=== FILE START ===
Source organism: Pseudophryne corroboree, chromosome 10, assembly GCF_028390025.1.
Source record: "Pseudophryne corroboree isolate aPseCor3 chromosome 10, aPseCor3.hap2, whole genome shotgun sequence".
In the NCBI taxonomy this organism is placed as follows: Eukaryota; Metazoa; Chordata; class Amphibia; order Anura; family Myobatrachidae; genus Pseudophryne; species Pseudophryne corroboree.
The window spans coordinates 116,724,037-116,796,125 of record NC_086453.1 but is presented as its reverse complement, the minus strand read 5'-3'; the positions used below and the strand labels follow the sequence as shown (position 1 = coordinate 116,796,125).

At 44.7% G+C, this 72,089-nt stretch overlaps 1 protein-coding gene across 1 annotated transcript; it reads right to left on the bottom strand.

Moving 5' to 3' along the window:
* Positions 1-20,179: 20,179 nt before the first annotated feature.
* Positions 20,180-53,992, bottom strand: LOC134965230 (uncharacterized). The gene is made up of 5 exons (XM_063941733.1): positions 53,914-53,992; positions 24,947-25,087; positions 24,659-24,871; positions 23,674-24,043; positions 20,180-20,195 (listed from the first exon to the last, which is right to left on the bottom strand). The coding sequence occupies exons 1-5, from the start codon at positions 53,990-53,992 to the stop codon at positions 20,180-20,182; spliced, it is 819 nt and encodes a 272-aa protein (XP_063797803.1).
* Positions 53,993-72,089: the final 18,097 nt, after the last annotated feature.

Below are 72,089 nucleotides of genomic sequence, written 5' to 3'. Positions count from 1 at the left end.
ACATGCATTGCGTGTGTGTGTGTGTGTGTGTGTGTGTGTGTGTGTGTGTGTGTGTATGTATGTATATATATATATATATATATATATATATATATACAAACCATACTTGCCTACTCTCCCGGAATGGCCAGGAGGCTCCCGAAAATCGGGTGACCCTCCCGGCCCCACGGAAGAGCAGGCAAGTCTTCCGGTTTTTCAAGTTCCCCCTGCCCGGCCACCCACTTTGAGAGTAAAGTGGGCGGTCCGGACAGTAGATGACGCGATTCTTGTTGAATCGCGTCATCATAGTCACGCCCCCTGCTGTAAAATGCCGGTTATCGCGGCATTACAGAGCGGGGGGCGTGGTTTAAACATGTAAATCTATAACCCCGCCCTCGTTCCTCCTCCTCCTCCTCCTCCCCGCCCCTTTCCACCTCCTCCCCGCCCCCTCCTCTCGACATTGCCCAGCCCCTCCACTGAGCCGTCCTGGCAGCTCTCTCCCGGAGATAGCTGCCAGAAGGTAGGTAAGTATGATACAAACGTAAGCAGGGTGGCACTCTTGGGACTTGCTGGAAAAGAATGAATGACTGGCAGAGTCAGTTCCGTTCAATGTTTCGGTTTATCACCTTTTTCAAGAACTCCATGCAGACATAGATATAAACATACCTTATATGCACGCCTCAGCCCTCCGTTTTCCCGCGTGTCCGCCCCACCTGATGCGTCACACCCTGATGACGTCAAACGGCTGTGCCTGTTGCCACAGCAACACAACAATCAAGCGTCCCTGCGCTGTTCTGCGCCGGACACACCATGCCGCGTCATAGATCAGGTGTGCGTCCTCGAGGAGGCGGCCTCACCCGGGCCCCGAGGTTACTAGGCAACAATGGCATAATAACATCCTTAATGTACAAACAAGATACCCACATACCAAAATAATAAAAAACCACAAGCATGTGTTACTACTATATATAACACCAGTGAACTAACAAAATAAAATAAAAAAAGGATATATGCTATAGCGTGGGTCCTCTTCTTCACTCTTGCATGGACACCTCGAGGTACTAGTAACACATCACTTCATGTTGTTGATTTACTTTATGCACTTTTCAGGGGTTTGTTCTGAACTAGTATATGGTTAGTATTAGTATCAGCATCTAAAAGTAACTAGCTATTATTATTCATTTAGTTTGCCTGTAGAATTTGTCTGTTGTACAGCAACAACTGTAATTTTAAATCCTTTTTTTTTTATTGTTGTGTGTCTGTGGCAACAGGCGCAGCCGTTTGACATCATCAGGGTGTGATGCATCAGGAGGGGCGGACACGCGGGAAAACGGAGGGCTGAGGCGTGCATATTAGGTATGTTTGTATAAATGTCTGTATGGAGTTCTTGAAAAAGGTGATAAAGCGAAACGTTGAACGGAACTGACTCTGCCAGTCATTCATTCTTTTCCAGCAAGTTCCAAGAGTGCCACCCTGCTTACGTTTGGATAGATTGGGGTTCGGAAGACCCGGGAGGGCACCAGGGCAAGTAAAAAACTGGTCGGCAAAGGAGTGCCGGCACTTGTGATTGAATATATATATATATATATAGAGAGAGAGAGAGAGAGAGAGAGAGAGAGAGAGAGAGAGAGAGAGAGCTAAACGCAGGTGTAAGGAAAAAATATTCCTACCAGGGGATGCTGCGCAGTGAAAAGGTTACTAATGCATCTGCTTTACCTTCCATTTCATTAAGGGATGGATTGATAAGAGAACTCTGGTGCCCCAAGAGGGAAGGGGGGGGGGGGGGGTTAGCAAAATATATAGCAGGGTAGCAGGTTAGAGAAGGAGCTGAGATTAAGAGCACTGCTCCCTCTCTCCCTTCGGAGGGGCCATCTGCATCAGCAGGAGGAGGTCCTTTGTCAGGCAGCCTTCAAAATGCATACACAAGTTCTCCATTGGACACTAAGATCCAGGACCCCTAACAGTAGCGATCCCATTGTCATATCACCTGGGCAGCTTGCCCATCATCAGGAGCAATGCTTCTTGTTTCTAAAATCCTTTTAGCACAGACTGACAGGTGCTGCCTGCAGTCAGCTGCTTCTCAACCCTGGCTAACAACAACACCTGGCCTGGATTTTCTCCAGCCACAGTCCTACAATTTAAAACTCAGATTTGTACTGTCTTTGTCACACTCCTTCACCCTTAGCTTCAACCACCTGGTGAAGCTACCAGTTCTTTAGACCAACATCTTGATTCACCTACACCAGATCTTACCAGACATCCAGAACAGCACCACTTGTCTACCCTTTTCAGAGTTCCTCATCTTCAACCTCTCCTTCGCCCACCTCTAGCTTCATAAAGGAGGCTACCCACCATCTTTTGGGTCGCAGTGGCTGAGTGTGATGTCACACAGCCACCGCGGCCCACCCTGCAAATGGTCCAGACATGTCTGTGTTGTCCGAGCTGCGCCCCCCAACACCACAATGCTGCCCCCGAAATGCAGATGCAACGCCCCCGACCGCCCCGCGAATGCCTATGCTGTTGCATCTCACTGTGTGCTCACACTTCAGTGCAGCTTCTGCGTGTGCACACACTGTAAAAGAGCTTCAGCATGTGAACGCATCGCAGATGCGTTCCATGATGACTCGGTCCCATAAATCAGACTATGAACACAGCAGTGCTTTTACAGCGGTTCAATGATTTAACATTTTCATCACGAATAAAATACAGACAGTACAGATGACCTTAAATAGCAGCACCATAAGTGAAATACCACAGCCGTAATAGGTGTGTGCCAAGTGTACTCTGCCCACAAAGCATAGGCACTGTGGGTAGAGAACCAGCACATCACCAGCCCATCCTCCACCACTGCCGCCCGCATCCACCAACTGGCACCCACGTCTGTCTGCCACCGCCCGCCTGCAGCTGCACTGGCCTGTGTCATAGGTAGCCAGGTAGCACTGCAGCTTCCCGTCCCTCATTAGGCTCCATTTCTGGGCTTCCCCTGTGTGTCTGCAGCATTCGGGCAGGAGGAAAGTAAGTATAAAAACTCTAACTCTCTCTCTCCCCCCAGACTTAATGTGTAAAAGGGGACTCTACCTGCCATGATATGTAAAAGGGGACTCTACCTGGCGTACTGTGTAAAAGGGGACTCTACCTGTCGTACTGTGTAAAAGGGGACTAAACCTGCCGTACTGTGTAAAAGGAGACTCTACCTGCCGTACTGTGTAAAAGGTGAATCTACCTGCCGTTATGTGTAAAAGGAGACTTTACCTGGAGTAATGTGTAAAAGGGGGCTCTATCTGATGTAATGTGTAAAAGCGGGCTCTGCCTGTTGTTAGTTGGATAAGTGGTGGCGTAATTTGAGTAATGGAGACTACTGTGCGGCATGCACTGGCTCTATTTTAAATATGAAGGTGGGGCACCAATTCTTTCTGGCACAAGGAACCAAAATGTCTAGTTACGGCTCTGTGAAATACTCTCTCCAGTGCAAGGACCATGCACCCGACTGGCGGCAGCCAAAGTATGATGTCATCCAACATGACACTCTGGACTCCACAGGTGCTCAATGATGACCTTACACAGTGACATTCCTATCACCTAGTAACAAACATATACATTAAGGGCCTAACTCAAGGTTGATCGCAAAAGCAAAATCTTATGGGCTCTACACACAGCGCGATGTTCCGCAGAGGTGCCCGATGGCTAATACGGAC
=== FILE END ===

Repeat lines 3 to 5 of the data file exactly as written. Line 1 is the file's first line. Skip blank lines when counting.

In the NCBI taxonomy this organism is placed as follows: Eukaryota; Metazoa; Chordata; class Amphibia; order Anura; family Myobatrachidae; genus Pseudophryne; species Pseudophryne corroboree.
The window spans coordinates 116,724,037-116,796,125 of record NC_086453.1 but is presented as its reverse complement, the minus strand read 5'-3'; the positions used below and the strand labels follow the sequence as shown (position 1 = coordinate 116,796,125).

At 44.7% G+C, this 72,089-nt stretch overlaps 1 protein-coding gene across 1 annotated transcript; it reads right to left on the bottom strand.